What a great wildflower-producing/maintaing storm! While some, well most, of the exceptional weather expected, like TSTMs, funnels, hail, locusts, and afternoon arcus clouds, were not really observed, a lot of rain was. Here’s your cloud day for our stupendous storm, not yet over, beginning with a how-it-fell chart:
How it fell.
7:43 AM. A very Seattle-like view if the Catalina Mountains were the Olympic Mountains west of Seattle, complete with standing lenticular cloud overhead, here due to the SSE winds aloft. Overnight, with just 0.19 inches, we were one of the driest places in SE Arizona due to shadowing of the rain due to that southerly wind.
8:31 AM. Almost the same scene, lenticular plate overhead holding in place, though it soon began to fade.
9:00 AM. Hike to get closer to rain, and to see if Sutherland Wash, east of Sutherland Heights, had any water in it after a few inches had fallen on Ms. Mt. Lemmon. Very pretty sight, coulda been on the west side of the Cascade Mountains, except for the lack of forests.
9:03 AM. Another dramatically gray scene, something in the way of a cloud street coming off the Catalinas at ME.
9:08 AM. Classic Arizona rain day scene. Can’t really be anywhere else with that saguaro, can it? Oh, btw, there was NOTHING in the wash at the Cottonwoods!
9:47 AM. Bored with the lack of rain, took this; Jake the horse, also bored, enjoys new sawdust while waiting for the rain which can’t seem to get here.. Dreamer horse looks on.
11:15 AM. Still wating for rain, though it continues to pound the Catalinas, which is good.
10:50 AM. Still hasn’t rained here in Catalina after the rain near dawn. However, this nice cloud base began to hover to the south of us. Will it do anything? Stand by.
11:47 AM. That hovering cloud base, much like a lenticular, continued in place, but at this time, rain was beginning to fall from the downstream portions over us! And, look how summer-like the rain intensity looks on Pusch Ridge! It started to get real exciting now.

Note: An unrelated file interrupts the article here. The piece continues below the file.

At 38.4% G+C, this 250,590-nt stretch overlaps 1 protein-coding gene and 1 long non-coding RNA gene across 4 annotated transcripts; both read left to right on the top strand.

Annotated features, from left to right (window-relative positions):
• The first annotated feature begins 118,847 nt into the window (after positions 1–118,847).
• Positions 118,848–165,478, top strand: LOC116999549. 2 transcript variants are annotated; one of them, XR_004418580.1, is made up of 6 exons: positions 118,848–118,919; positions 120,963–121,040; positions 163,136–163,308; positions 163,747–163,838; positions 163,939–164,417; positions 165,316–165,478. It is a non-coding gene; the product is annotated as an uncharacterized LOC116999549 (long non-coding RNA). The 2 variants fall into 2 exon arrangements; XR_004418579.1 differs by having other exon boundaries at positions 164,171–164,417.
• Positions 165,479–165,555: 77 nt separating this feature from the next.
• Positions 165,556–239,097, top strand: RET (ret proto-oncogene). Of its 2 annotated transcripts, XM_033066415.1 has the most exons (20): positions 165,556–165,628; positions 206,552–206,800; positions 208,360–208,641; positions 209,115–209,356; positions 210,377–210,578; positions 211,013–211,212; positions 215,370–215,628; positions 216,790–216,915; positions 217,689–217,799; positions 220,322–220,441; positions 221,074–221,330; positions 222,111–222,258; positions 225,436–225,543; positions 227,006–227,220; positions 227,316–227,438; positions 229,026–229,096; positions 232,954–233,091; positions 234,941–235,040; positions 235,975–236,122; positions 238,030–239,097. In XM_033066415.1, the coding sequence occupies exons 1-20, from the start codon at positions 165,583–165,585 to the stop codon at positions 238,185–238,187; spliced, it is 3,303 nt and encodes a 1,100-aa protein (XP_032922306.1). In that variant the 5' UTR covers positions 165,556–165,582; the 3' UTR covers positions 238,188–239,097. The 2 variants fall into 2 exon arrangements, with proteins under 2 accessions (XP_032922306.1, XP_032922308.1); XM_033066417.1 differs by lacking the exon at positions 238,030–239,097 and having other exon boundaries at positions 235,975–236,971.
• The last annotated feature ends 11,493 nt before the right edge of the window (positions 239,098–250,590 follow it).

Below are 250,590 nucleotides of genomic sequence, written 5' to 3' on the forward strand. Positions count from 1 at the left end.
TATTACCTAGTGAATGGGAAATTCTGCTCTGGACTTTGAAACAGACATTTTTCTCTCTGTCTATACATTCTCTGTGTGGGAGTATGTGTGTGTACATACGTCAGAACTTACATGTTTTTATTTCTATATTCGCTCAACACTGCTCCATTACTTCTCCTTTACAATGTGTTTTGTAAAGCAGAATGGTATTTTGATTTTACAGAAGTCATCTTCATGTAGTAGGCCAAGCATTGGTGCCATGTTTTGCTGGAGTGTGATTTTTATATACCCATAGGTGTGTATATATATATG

1:21 PM. Still R- to R falling out of this stationary cloud just upstream of Catalina. You could see that the backside of the rain upwind of us was only a mile or two away, but it never arrived during that 2 h rain. One of the most interesting rain situations you and I have ever seen. About a quarter of an inch fell during this situation. Nice. And still, the “Yikes” period mentioned yesterday, suggested by the progs, was still ahead! But would it disappoint?
1:59 PM. For those meteorologists and cloud mavens that like to work without cheating and looking at radar, this scene should have got your heart pounding. Note the dark line on the horizon, “The Yikes Event”m triggered by “Red Curly Air” aloft, is about to happen!
1:59 PM. Close up of the arcus cloud on the and windshift line on the horizon about to move in.
2:26 PM. In case you didn’t believe me, this. Visions of lightning and hail danced in my head; maybe some arcus would turn into a tube!
2:57 PM. Cutting to the chase, the so-so arcus cloud fronting the rain just before the gush of wind and hours of rain for Catalina arrived. The rain here is just arriving at Oracle Road. No LTG, no hail, no funnels were observed though I listened and looked damn hard. That hangy-down thing did not have rotation. See chart at beginning of blog for the great rain that fell. Of course, with all the upper level support this had (“red curly air”) you knew it was going to be a wide rain band, not a cheesy narrow one. We didn’t get the more severe Cumulonimbus clouds probably because there were no sun breaks ahead of this line (as was anticipated); temperatures stayed cool, in the mid-50s. Still, it was a great work of rain (again, see chart).
The End, of yesterday’s cloud story, finished the next day after that. See yesterday’s cloud story today.